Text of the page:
female whereas serum total cholesterol, HDL-C and lowering therapy. The heart protection study has
LDL-C levels of male were less than that of female shown that cholesterol lowering with statin therapy
(Table VII).

Serum Lipid Profile status of Type 2 Diabetic Patients in the cross section population in Dhaka City of Bangladesh

is efficacious in patients with diabetes to reduce the has recently become an independent predictor of
CAD risk . Similarly, the Pravastatin or Atorvastatin CAD risk21.
Evaluation and Infection-Thrombolysis in
Myocardial Infarction trial has demonstrated that In conclusion, the present observation supports the
intensive LDL-C lowering will reduce the major association between dyslipidemia and type2 diabetes
coronary events . that may influence the mechanism by which type2
diabetes is associated with increased CAD risk. The
Various epidemiological data have shown a log-lin- presence of type2 diabetes alone is taken as an indi-
ear relationship between LDL-C and CAD risk17. cation for lipid lowering therapy as a primary CAD
The NCEP ATP III guidelines recommend a LDL-C prophylaxis which includes therapeutic lifestyle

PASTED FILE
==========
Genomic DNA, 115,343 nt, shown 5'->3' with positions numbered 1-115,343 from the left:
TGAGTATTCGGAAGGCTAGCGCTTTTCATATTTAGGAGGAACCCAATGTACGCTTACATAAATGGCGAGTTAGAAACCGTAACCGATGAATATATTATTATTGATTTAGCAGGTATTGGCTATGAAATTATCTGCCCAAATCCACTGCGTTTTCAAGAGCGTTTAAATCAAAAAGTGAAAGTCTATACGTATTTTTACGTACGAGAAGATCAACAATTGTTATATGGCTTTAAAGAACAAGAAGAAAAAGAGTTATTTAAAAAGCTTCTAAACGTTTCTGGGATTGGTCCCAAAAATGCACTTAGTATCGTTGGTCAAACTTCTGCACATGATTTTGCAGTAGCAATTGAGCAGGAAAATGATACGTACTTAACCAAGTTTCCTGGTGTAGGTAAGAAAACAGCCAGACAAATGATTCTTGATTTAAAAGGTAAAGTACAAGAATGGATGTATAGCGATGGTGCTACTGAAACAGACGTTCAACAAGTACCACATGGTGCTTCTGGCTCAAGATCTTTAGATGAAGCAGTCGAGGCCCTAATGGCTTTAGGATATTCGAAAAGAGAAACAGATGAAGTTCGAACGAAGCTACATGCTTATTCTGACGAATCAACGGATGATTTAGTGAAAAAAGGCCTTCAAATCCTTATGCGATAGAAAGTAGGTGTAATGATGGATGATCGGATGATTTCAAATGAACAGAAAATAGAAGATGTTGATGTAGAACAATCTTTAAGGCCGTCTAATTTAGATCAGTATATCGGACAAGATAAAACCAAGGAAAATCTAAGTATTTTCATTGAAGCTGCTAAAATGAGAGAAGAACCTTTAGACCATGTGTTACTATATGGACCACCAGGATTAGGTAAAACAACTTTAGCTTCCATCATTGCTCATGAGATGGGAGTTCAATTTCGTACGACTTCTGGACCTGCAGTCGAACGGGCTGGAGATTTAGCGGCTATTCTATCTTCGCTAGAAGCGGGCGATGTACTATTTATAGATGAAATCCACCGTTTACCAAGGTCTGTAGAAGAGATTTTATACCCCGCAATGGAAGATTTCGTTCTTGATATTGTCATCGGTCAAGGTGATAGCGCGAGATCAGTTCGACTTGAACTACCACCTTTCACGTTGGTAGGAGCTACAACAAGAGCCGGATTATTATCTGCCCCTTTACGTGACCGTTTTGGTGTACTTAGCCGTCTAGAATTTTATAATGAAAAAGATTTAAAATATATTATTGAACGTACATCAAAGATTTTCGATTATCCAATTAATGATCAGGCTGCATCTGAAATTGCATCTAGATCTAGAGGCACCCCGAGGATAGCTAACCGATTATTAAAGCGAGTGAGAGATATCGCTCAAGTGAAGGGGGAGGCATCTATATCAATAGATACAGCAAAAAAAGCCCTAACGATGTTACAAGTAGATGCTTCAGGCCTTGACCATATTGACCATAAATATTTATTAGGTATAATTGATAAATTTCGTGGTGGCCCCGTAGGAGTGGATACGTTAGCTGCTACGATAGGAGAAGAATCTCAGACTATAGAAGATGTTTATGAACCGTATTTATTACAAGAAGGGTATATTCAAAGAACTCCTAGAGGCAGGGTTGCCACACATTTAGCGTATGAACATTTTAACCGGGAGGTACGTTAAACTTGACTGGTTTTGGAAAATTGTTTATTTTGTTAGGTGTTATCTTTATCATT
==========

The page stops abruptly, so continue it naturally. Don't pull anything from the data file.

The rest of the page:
goal of < 100mg/dl in those with type-2 diabetics . changes (TLC) as well as drug therapy 18. The pres-
However, on the basis of recent landmark studies, ence of both dyslipidemia and type2 diabetes war-
the recommendation for the optimal goal of
rants a more intensive drug therapy in addition to
<70mg/dl, whereas <100mg/dl is considered as min-
TLC to successfully achieve the NCEP ATP III rec-
imal goal for therapy18. Recent other studies indicate 13
ommendations .
that for every 1% reduction in LDL-C levels, the rel-
ative risk for major CAD events is reduced by
approximately 1% .
The authors gratefully acknowledge the research
Framingham study20 has demonstrated the correla- facilities provided by the staffs of the Department of
tion between low HDL-C and CAD as an independ- Clinical Biochemistry Laboratory of BIRDEM and
ent risk factor. Also the elevated triglyceride level five other Diagnostic Centers of Dhaka, Bangladesh.